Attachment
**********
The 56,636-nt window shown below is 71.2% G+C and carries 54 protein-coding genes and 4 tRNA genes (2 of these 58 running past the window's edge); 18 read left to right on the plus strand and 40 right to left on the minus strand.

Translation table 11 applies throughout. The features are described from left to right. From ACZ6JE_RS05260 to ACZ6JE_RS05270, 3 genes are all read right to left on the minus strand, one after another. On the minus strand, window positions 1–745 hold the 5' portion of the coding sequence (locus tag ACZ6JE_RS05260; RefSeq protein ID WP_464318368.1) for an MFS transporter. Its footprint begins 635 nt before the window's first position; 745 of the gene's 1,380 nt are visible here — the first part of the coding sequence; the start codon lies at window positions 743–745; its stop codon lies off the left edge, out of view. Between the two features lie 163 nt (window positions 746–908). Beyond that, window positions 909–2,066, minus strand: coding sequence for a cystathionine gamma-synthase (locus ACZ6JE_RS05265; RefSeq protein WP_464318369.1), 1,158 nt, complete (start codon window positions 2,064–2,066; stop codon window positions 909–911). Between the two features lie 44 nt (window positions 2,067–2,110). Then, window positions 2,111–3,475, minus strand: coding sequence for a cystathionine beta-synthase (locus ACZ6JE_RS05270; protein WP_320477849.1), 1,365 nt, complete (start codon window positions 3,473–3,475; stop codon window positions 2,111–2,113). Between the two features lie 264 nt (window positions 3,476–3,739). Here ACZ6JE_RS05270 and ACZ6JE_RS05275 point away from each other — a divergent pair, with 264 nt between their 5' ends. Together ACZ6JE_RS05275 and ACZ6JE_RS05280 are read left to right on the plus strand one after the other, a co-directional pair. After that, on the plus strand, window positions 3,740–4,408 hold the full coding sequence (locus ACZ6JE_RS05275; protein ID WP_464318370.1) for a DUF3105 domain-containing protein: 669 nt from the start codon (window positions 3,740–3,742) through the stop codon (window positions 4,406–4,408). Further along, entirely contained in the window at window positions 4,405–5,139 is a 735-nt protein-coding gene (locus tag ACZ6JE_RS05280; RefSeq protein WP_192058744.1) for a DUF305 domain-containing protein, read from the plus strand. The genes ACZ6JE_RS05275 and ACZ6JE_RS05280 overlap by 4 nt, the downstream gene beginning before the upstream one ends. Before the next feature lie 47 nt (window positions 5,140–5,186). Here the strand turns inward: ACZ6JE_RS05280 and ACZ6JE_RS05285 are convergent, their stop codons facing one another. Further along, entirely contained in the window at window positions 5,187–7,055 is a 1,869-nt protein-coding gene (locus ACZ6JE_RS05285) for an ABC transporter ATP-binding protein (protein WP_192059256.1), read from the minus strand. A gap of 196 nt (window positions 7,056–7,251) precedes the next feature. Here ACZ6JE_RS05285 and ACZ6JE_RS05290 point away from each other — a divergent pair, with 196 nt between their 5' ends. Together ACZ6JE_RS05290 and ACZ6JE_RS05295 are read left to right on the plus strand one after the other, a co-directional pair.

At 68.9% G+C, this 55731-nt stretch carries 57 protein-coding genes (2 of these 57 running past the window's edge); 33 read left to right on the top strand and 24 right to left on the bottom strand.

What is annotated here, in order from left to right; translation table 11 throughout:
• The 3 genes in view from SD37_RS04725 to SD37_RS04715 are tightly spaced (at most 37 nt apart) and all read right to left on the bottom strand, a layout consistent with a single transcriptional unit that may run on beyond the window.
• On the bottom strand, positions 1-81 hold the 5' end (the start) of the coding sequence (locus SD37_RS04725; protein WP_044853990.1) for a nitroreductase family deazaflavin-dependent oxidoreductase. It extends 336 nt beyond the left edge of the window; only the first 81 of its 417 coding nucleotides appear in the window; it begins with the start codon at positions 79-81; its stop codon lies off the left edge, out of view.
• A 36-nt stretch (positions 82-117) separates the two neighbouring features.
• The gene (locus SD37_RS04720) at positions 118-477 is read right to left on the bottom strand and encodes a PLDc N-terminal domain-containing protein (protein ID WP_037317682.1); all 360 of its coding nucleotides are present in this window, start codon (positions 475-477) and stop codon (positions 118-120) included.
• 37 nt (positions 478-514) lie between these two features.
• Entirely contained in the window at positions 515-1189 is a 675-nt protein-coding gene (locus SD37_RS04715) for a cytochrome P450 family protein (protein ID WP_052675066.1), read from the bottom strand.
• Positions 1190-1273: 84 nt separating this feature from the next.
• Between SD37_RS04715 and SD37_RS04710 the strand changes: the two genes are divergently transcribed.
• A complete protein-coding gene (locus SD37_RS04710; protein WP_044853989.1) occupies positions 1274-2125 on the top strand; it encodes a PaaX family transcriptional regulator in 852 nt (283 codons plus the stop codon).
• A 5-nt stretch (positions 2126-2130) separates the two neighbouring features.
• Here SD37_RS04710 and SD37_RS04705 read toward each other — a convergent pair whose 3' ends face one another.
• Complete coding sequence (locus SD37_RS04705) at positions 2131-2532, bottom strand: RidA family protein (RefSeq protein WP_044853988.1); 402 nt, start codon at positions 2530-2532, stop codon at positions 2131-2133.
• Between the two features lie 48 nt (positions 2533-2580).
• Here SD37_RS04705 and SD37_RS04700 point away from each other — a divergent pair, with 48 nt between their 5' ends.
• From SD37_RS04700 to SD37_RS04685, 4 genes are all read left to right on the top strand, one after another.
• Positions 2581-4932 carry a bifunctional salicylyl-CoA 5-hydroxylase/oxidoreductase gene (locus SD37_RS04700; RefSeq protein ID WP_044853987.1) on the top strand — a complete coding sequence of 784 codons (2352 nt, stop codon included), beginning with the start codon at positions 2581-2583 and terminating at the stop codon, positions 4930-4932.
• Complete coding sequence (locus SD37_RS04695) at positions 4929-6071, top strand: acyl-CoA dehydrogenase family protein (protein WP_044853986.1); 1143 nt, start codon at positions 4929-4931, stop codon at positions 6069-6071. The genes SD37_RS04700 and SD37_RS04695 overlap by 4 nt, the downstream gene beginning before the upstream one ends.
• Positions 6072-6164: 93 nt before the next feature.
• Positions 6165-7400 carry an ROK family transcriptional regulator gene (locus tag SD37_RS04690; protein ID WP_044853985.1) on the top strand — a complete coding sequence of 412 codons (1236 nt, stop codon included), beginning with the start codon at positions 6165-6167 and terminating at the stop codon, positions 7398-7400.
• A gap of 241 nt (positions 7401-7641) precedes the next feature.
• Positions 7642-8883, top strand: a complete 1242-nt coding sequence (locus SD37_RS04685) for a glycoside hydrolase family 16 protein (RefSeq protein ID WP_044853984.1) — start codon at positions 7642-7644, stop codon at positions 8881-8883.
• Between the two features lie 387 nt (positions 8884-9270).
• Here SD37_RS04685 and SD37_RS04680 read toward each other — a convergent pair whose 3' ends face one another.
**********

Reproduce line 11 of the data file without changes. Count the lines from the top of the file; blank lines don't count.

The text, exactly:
• Positions 1190-1273: 84 nt separating this feature from the next.